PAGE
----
Kirk Johnson exposes racism among Halifax Police

Back on Easter Sunday of 1998 Canadian boxer Kirk Johnson was pulled over by (Jipugtug) Halifax police constable Mike Sandford. Johnson maintains he was pulled over simply because he’s black.

Sanford, incredibly backed by four additional patrol cars, ticketed Johnson and impounded his car for being unregistered and uninsured. The following day Johnson received his car back and the tickets were cancelled.

Sanford’s lawyer contended that his client was concerned because of the car’s Texas plate and tinted windows, the latter being illegal in Nova Scotia. Furthermore, because the windows were tinted, Sanford maintained he was prevented from knowing the race of the vehicle’s occupants. But the Nova Scotia Human Rights Commission ruled that the Halifax police had discriminated against Johnson in the incident. Dalhousie University law professor Philip Girard, who chaired the board of inquiry, awarded Johnson $10,000 and travel expenses. Johnson had been seeking $25,000.

In his decision, Girard wrote, “I find that the events of 12 April were very humiliating, stressful and painful for Mr. Johnson.”

Girard also ordered the Halifax Police to record racial statistics of all drivers stopped, to hire consultants to instill racial sensitivity and fairness.

Girard did not call for an apology, writing “a forced apology may be worse than no apology at all.”

The Halifax Regional Police Chief Frank Beazley has apologized to Johnson but won’t force Sanford to do the same. “It may have been an unconscious stereotype. How do you punish someone for something they did unconsciously?”

Sanford, backed by the police union, refuses to apologize for the incident.

“If I’ve got to make someone apologize to me, it ain’t real anyway,” said Johnson.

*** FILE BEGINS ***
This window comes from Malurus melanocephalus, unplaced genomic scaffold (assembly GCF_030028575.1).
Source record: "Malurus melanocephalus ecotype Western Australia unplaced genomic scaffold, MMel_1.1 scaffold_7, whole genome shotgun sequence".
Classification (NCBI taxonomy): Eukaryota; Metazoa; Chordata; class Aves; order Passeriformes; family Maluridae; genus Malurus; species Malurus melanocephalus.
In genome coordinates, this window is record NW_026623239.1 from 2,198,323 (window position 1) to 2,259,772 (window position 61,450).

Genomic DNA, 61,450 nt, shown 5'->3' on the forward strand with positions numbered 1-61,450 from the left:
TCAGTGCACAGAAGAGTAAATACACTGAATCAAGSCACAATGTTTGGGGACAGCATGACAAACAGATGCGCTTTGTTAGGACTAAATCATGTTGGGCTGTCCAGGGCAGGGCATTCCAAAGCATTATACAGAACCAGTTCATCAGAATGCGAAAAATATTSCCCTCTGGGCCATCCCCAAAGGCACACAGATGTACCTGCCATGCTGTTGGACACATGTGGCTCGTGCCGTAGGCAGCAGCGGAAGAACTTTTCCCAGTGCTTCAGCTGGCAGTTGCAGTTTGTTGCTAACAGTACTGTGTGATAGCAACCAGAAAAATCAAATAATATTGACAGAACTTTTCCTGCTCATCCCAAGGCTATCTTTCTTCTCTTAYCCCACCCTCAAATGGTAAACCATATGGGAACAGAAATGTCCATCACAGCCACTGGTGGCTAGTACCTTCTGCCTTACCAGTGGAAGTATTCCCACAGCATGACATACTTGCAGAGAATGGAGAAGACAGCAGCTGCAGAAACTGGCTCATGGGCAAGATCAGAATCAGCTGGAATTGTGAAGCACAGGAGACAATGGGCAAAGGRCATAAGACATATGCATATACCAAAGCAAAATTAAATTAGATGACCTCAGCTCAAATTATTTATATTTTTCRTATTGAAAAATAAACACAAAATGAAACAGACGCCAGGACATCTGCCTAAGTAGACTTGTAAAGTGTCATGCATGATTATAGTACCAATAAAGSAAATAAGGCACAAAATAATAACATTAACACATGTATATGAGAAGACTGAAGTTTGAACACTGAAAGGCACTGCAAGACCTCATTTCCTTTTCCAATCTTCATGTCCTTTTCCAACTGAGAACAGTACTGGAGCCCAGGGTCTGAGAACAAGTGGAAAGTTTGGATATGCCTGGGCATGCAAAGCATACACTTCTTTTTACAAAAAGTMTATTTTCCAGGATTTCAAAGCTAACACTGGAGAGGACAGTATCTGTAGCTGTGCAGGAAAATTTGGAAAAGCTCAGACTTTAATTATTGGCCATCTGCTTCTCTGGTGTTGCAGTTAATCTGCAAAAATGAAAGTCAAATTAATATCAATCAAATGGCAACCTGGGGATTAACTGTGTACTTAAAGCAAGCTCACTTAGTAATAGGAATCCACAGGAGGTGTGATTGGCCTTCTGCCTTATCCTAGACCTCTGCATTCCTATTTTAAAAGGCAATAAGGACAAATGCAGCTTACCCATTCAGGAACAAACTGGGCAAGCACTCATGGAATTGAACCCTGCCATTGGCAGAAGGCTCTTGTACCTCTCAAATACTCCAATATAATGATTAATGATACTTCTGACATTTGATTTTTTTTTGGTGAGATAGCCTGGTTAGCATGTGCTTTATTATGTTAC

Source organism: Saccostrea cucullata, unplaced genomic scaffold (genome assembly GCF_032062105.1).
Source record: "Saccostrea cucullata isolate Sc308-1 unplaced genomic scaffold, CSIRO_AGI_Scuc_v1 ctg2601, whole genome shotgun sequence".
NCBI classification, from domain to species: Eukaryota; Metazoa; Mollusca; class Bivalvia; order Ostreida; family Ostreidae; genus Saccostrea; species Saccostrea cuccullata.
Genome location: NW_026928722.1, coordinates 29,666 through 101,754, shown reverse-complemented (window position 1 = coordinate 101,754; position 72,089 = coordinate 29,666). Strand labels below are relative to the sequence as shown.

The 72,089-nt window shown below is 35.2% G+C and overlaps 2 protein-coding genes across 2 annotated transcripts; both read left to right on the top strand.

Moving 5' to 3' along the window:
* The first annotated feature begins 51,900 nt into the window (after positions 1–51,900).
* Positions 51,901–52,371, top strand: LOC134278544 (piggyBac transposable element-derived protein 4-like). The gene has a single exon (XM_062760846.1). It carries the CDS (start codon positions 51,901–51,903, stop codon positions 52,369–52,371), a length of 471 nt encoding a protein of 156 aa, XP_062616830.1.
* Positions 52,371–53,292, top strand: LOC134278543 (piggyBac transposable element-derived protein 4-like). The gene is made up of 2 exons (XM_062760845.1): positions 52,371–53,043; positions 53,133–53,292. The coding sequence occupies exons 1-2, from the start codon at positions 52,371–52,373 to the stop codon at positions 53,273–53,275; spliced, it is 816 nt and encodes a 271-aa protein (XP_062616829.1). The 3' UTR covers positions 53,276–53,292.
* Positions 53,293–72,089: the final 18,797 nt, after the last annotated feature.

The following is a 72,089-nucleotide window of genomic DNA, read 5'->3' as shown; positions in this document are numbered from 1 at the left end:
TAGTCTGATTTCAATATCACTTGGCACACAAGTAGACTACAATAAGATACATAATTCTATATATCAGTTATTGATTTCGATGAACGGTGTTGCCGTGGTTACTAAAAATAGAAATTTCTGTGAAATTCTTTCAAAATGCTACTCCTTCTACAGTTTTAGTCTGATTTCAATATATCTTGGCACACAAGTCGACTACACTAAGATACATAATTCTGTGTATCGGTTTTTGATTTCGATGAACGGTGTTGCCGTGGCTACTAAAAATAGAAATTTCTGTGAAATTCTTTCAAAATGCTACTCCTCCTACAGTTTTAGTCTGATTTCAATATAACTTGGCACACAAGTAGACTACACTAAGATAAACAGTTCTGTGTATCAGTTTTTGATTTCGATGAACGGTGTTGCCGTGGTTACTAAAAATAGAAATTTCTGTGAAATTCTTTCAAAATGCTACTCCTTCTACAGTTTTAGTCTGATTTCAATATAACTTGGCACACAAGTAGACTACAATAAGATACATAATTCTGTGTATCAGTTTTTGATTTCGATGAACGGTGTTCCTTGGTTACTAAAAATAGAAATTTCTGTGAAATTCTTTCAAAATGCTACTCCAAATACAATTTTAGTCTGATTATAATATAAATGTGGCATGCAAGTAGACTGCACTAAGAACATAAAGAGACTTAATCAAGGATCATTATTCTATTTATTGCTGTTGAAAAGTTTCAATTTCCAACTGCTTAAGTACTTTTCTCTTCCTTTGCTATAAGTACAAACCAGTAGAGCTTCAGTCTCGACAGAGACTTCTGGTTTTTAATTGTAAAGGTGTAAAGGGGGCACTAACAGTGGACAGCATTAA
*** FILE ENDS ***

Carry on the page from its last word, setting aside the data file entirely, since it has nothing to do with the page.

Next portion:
After the decision Johnson said, “This victory is very important. I’m happy, but I’m disappointed that it took five long years for justice to be served.”

Johnson finds the ruling important for blacks in Nova Scotia: “When the police stop us know, they’re giving us a real reason for stopping us… so already it has made some type of change.”

Mayann Francis of the Nova Scotia Human Rights Commission chair concurs: “For the police department, it’s like sending a message to all public authorities: You are gonna be held to a higher level of accountability. You must be transparent and you must work very hard to win the trust of Nova Scotians and the public, not just of the black community.”

The police union, however, backs up Sandford.

Bill Hollis with the Municipal Association of Police Personnel is adamant: “They stand behind Mike’s decision that he stopped it because of experience and training and that’s all. Not because of racism, not by profiling, not by stereotyping. No apologies.”

Johnson’s lawyer Victor Goldberg is dubious that the case will bring about improvement in racist attitudes on the police force.

Said Goldberg, “They don’t seem to get it. You have to wonder how there can be change if the rank and file don’t think there’s a problem. They’re just worried about their reputation.”

As a nation whose citizens represent the spectrum of the world’s people, Canada is specially poised to play a leading role as an exemplar of racial harmony and human rights. The mentioned cases, however, are not aberrations and they indicate that Canada still has a way to go before it can boast of having achieved interracial equality and harmony.

Kim Petersen is an independent writer. He can be emailed at: kimohp at Read other articles by Kim.